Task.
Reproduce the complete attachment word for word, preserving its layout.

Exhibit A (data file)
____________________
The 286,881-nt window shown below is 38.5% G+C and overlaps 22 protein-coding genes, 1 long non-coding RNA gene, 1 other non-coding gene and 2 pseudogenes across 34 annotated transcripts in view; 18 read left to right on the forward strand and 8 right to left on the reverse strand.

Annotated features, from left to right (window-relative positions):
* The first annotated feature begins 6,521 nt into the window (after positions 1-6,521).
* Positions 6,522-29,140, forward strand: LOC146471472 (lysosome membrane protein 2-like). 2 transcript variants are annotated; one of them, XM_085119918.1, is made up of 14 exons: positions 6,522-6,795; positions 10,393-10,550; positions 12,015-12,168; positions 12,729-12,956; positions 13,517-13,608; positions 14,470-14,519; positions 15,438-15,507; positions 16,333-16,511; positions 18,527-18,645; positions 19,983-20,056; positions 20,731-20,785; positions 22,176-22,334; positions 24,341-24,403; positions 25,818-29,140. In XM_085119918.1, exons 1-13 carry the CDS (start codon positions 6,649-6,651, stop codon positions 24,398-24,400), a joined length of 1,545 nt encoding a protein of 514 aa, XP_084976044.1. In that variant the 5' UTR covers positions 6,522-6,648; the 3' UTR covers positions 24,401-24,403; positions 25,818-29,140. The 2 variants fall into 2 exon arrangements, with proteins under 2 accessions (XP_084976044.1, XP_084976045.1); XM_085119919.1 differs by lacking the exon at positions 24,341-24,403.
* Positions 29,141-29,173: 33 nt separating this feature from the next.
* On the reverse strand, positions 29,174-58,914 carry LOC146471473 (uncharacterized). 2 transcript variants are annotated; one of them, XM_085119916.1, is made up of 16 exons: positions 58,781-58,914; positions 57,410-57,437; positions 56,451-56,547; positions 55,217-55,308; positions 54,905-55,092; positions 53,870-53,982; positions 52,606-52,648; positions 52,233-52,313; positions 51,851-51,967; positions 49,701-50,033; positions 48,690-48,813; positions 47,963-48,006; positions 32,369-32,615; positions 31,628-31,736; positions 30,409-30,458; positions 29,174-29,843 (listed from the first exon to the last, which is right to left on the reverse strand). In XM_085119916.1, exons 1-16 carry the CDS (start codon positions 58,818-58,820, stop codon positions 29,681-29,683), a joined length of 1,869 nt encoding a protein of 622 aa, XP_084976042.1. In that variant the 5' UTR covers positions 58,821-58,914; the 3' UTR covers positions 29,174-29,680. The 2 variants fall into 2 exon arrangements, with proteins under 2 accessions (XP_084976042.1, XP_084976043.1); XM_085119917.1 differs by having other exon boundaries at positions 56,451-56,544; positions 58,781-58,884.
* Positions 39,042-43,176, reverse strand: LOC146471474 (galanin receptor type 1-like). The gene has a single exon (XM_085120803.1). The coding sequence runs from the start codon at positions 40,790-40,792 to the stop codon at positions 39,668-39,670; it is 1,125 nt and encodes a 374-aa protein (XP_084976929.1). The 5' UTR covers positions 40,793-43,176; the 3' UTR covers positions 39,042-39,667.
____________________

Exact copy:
The 286,881-nt window shown below is 38.5% G+C and overlaps 22 protein-coding genes, 1 long non-coding RNA gene, 1 other non-coding gene and 2 pseudogenes across 34 annotated transcripts in view; 18 read left to right on the forward strand and 8 right to left on the reverse strand.

Annotated features, from left to right (window-relative positions):
* The first annotated feature begins 6,521 nt into the window (after positions 1-6,521).
* Positions 6,522-29,140, forward strand: LOC146471472 (lysosome membrane protein 2-like). 2 transcript variants are annotated; one of them, XM_085119918.1, is made up of 14 exons: positions 6,522-6,795; positions 10,393-10,550; positions 12,015-12,168; positions 12,729-12,956; positions 13,517-13,608; positions 14,470-14,519; positions 15,438-15,507; positions 16,333-16,511; positions 18,527-18,645; positions 19,983-20,056; positions 20,731-20,785; positions 22,176-22,334; positions 24,341-24,403; positions 25,818-29,140. In XM_085119918.1, exons 1-13 carry the CDS (start codon positions 6,649-6,651, stop codon positions 24,398-24,400), a joined length of 1,545 nt encoding a protein of 514 aa, XP_084976044.1. In that variant the 5' UTR covers positions 6,522-6,648; the 3' UTR covers positions 24,401-24,403; positions 25,818-29,140. The 2 variants fall into 2 exon arrangements, with proteins under 2 accessions (XP_084976044.1, XP_084976045.1); XM_085119919.1 differs by lacking the exon at positions 24,341-24,403.
* Positions 29,141-29,173: 33 nt separating this feature from the next.
* On the reverse strand, positions 29,174-58,914 carry LOC146471473 (uncharacterized). 2 transcript variants are annotated; one of them, XM_085119916.1, is made up of 16 exons: positions 58,781-58,914; positions 57,410-57,437; positions 56,451-56,547; positions 55,217-55,308; positions 54,905-55,092; positions 53,870-53,982; positions 52,606-52,648; positions 52,233-52,313; positions 51,851-51,967; positions 49,701-50,033; positions 48,690-48,813; positions 47,963-48,006; positions 32,369-32,615; positions 31,628-31,736; positions 30,409-30,458; positions 29,174-29,843 (listed from the first exon to the last, which is right to left on the reverse strand). In XM_085119916.1, exons 1-16 carry the CDS (start codon positions 58,818-58,820, stop codon positions 29,681-29,683), a joined length of 1,869 nt encoding a protein of 622 aa, XP_084976042.1. In that variant the 5' UTR covers positions 58,821-58,914; the 3' UTR covers positions 29,174-29,680. The 2 variants fall into 2 exon arrangements, with proteins under 2 accessions (XP_084976042.1, XP_084976043.1); XM_085119917.1 differs by having other exon boundaries at positions 56,451-56,544; positions 58,781-58,884.
* Positions 39,042-43,176, reverse strand: LOC146471474 (galanin receptor type 1-like). The gene has a single exon (XM_085120803.1). The coding sequence runs from the start codon at positions 40,790-40,792 to the stop codon at positions 39,668-39,670; it is 1,125 nt and encodes a 374-aa protein (XP_084976929.1). The 5' UTR covers positions 40,793-43,176; the 3' UTR covers positions 39,042-39,667.